Monday, May 30, 2011

A few media quibbles

I figured I'd blog today about a few things worth clarifying in the media that I continually read that are wrong...

1) There is no concrete figure pertaining to Chapo Guzman's worth. Forbes listed him as worth $1 billion, but there was no methodology used to figure that out. The number was pulled from thin air.

2) The 90-percent-of-guns-used-by-Mexican cartels-come-from-the-US figure comes from a tracing program enacted for about a year between the ATF and PGR. There were a few thousands guns used in homicides in Mexico traced back to the US. That's where this number comes from, it's an estimate extrapolated from the results tracing program.

3) Proceso claims that Chapo was married in Durango, El Mayo Zambada claims that story is untrue. You decide who to believe.

4) El Chapo is not in Liverpool, contrary to headlines of stories quoting me quoting a source saying the Sinaloa cartel is believed to be shipping drugs there.

5) Badiraguato, the town, is different from Badiraguato, the county. Chapo is from Badiraguato, the county, not the town.

6) I was a General Editor at Newsweek, not THE editor. Mexican newspapers don't tend to distinguish between the two, but there is a big difference, and well worth noting.

Saturday, May 28, 2011

Chapo in Argentina

Proceso has a good story this week about Chapo and the Sinaloa cartel's empire establishing itself in Argentina. One of the notable parts is expert Edgardo Buscaglia talking about why the Sinaloa cartel would set up production and distribution networks in the southern cone. The reason, Buscaglia tells Proceso, is to "diversify" and "minimize risk."

Indeed, this is what the Mexican cartels, not just Chapo and Sinaloa, have been doing in recent years. As early as 2006, they were getting meth precursors like ephedrine (by then, illegal in Mexico) shipped to Argentina and then brought all the way up north to make meth. Ephedrine imports to Argentina rose from 5.5 tons in 2006 to 28.5 tons in 2007, according to the DEA.

In addition, there were some major arrests on Argentine shores. On one occasion, two Mexican men who had recently entered the country were arrested with 750 kilos of cocaine. A judge investigating their case believed they were working for the Sinaloa cartel. They were allegedly planning to smuggle the cocaine to Spain, where it would have a street value of $27 million.

Another raid outside Buenos Aires had netted twenty-three Sinaloa-linked Mexicans and a meth lab in 2008: already then, the cartels were thinking of producing in Argentina rather than just using it as a transshipment point.

Violence has also accompanied the arrival of the Mexican cartels in Argentina. In 2009, three Argentines were found in a ditch outside Buenos Aires, their corpses riddled with bullets, their hands bound. The killing had all the hallmarks of a Mexican cartel-related execution. According to a retired DEA agent working in Argentina, the young men had tried to rip off their Mexican counterparts.

We'll see if violence increases in Argentina with these new reports of Chapo's people working there. Meanwhile, an Argentine press report that cites an anonymous official talking about Chapo having lived in Argentina in 2010, before heading to Paraguay, Colombia and then Europe, is likely BS. Patrick Corcoran has a nice piece on it at, but I am not quite sure this story warrants any attention whatsoever. While it is possible Chapo has traveled in recent years, I'm not convinced it would be that easy for him to just jet around as the article implies. And from conversations with people who know way more about this than an anonymous Argentine official, I'm pretty convinced he's still holed up in Durango and Sinaloa, where he's safe and powerful. He can send envoys to Argentina and the like, rather than risk a visit himself.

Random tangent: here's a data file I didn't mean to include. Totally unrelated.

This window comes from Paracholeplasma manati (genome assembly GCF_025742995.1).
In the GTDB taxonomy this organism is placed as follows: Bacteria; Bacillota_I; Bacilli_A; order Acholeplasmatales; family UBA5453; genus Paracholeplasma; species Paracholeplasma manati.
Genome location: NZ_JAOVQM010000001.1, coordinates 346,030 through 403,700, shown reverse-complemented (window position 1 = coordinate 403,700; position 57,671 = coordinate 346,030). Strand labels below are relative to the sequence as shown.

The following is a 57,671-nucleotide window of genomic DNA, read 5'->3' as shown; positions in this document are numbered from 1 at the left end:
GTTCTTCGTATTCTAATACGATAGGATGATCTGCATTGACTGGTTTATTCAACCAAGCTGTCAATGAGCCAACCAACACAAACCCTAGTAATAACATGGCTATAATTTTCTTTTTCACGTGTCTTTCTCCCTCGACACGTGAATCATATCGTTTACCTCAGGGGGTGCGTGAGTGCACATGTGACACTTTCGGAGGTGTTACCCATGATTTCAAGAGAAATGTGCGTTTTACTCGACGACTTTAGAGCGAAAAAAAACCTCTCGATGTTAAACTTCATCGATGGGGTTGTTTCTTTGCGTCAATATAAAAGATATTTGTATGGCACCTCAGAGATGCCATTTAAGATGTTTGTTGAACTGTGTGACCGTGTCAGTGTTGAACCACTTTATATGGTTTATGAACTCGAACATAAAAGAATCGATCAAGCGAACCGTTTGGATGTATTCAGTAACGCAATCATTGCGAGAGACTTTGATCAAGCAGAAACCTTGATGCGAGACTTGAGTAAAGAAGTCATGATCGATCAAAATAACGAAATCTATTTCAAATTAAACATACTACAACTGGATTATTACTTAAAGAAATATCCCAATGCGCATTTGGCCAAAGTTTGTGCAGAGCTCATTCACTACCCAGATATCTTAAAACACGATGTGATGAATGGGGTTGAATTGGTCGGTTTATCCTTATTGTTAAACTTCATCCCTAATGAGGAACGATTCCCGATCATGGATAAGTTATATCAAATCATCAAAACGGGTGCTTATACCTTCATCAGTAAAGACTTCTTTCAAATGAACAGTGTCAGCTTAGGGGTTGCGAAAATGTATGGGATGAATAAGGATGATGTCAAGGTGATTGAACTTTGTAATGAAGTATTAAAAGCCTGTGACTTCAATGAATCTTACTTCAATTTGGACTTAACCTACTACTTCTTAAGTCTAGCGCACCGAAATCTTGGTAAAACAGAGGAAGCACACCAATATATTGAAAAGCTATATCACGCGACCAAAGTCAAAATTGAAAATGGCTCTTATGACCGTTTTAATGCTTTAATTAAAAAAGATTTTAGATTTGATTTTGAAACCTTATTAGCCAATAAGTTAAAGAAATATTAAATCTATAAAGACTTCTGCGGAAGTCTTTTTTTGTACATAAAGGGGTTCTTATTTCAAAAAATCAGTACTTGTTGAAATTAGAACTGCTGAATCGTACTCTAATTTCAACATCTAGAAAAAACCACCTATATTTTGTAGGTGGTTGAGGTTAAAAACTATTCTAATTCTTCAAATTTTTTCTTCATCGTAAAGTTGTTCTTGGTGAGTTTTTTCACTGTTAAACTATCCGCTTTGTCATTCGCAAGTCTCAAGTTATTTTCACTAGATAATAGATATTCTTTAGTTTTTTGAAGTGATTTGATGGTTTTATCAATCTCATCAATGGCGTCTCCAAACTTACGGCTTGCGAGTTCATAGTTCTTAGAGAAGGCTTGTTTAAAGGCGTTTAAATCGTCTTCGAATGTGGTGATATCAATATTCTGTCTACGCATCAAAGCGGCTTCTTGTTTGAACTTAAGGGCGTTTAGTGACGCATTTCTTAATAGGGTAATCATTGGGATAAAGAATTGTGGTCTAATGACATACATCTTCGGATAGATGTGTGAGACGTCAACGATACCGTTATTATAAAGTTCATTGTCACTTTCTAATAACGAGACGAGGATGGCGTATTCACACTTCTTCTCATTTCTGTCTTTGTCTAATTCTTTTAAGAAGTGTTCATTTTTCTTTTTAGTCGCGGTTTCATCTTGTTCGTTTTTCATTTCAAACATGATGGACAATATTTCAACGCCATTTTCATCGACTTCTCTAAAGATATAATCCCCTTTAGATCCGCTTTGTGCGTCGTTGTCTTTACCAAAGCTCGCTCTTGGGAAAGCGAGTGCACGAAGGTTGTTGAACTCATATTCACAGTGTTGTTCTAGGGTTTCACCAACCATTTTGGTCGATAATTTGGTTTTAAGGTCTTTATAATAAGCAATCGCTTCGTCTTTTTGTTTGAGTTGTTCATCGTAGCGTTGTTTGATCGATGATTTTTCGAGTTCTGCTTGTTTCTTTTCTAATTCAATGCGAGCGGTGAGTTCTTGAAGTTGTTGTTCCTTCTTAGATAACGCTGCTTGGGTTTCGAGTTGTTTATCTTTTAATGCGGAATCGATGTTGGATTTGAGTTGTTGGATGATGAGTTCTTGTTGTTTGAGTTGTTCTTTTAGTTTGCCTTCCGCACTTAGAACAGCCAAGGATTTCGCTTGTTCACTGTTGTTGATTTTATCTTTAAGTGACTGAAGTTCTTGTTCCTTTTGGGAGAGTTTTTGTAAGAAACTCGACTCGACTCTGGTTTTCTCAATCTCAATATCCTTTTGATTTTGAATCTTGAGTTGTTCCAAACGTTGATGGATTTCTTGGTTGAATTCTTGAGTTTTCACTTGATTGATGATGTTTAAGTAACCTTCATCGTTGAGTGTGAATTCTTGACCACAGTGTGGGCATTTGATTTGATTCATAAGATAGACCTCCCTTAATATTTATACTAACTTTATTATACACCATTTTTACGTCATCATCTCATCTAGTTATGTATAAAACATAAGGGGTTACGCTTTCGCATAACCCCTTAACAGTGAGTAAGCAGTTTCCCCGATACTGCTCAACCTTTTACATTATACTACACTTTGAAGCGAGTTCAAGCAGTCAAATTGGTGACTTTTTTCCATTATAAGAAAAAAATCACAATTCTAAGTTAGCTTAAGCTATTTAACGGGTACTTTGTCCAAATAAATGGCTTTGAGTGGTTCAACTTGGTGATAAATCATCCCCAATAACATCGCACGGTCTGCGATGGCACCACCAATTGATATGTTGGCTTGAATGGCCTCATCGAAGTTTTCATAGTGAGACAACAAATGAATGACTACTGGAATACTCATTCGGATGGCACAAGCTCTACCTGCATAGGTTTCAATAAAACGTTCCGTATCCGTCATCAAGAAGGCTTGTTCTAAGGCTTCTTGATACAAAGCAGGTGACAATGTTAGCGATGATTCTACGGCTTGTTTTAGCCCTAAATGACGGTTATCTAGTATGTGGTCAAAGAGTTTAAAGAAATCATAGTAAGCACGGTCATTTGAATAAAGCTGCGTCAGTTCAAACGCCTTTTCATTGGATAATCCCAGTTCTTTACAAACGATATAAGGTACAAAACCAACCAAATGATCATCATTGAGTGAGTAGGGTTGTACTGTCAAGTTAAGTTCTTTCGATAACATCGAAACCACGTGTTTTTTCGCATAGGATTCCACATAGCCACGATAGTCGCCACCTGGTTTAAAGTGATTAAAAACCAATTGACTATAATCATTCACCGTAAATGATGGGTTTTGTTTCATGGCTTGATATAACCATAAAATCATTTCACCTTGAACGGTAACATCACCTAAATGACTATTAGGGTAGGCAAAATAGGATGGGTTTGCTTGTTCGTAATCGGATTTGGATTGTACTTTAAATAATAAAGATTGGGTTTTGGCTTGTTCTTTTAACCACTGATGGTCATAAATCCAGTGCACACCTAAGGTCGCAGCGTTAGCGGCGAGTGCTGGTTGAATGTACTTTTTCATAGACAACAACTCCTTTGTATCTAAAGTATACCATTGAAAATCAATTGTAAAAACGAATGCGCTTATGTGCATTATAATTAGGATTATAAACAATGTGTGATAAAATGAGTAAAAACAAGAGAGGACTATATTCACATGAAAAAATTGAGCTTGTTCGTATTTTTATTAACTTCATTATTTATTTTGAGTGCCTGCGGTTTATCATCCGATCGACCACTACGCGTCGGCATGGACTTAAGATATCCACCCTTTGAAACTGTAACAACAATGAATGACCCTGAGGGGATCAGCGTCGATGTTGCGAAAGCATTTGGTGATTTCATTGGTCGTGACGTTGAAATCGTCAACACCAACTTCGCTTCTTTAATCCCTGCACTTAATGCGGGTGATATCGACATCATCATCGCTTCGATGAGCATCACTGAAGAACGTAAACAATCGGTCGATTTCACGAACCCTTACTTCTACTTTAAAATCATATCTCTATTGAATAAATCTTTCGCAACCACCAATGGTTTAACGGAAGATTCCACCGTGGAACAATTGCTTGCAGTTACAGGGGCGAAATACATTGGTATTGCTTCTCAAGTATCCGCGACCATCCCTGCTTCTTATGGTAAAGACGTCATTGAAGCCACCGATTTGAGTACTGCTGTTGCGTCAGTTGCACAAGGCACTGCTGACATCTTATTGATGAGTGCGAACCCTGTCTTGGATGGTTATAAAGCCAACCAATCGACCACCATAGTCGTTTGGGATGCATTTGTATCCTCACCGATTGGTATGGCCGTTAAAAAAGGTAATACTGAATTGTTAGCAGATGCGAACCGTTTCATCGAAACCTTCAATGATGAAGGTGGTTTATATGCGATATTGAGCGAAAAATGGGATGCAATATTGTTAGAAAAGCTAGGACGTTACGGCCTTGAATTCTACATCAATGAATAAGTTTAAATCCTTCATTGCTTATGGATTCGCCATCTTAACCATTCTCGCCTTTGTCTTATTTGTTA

Thursday, May 26, 2011

Corruption at its worst

When we think of corruption, we tend to think of politicians, drug cartels, police etc. We don't usually think of soccer. But ahead of the FIFA election campaign, it's worth remembering Sepp Blatter and his FIFA empire. Rob Hughes has a great article on the subject of corruption within the FIFA ranks here:

(Link is also in title of the post)

Wednesday, May 18, 2011

Banning narcocorridos

Sinaloa Gov. Mario López Valdez has introduced a reform to ban narcocorridos in his state, a state where corridos are hugely popular among the young and old, and which sometimes, and I emphasize sometimes, highlight the exploits of criminal elements like El Chapo Guzman.

Under the new law, establishments who allow narcocorridos to be played or performed by bands will lose their licenses.

This isn't the first time the authorities have sought to ban narcocorridos in Mexico. According to Sinaloan writer Elihah Wald, who has researched narcocorridos extensively and written at least one book about them, there have been calls for censorship of corridos associated with drug trafficking or the crime world ever since Los Tigres del Norte hit with 'Contrabando y Traición' and 'La Banda del Carro Rojo' in the 1970s.

Calls to ban narcocorridos have "intensified in recent years," according to Wald. On his web site, (link in title of post) he lists the many attempts to crack down on this brand of music. He also expresses some interesting opinions on the crackdowns. Some of them I agree with.

The authorities are sorely misled if they believe that narcocorridos are in any way related to the deep-rooted issues they apparently don't want to address. Narcocorridos do not turn young people into narcos, they simply celebrate rebellion and people who make a living in a world where the government and ordinary business don't allow them to operate or succeed. Banning the songs won't make the kids think of getting an education or a job; providing them with genuine opportunities and jobs will. The Sinaloan government is wasting its time in this moral battle, when it could be trying to think up positive ways to improve Sinaloan society, the economy, education, etc etc.